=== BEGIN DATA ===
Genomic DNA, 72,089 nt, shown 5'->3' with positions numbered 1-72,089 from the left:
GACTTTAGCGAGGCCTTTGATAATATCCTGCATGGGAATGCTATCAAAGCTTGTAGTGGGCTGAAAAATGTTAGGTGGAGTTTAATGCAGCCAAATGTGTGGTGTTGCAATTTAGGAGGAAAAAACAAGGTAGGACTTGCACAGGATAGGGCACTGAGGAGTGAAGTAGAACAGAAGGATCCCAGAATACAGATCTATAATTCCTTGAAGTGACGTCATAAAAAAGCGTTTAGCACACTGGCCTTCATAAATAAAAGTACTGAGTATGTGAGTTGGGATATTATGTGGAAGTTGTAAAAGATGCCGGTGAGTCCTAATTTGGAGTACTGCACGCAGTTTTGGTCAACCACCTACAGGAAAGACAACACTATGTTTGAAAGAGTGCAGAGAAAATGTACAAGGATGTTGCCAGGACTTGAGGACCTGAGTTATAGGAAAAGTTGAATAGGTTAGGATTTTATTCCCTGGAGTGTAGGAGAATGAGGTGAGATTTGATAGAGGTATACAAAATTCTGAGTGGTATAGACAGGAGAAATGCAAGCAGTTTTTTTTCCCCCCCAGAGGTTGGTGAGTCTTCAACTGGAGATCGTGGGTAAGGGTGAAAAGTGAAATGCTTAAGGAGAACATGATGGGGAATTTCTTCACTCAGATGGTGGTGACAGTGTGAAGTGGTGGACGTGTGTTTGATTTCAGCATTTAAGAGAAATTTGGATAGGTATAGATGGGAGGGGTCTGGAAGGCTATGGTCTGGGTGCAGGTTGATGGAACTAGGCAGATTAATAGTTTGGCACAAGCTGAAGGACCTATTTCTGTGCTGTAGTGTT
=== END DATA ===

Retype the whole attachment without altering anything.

Genomic DNA, 72,089 nt, shown 5'->3' with positions numbered 1-72,089 from the left:
GACTTTAGCGAGGCCTTTGATAATATCCTGCATGGGAATGCTATCAAAGCTTGTAGTGGGCTGAAAAATGTTAGGTGGAGTTTAATGCAGCCAAATGTGTGGTGTTGCAATTTAGGAGGAAAAAACAAGGTAGGACTTGCACAGGATAGGGCACTGAGGAGTGAAGTAGAACAGAAGGATCCCAGAATACAGATCTATAATTCCTTGAAGTGACGTCATAAAAAAGCGTTTAGCACACTGGCCTTCATAAATAAAAGTACTGAGTATGTGAGTTGGGATATTATGTGGAAGTTGTAAAAGATGCCGGTGAGTCCTAATTTGGAGTACTGCACGCAGTTTTGGTCAACCACCTACAGGAAAGACAACACTATGTTTGAAAGAGTGCAGAGAAAATGTACAAGGATGTTGCCAGGACTTGAGGACCTGAGTTATAGGAAAAGTTGAATAGGTTAGGATTTTATTCCCTGGAGTGTAGGAGAATGAGGTGAGATTTGATAGAGGTATACAAAATTCTGAGTGGTATAGACAGGAGAAATGCAAGCAGTTTTTTTTCCCCCCCAGAGGTTGGTGAGTCTTCAACTGGAGATCGTGGGTAAGGGTGAAAAGTGAAATGCTTAAGGAGAACATGATGGGGAATTTCTTCACTCAGATGGTGGTGACAGTGTGAAGTGGTGGACGTGTGTTTGATTTCAGCATTTAAGAGAAATTTGGATAGGTATAGATGGGAGGGGTCTGGAAGGCTATGGTCTGGGTGCAGGTTGATGGAACTAGGCAGATTAATAGTTTGGCACAAGCTGAAGGACCTATTTCTGTGCTGTAGTGTT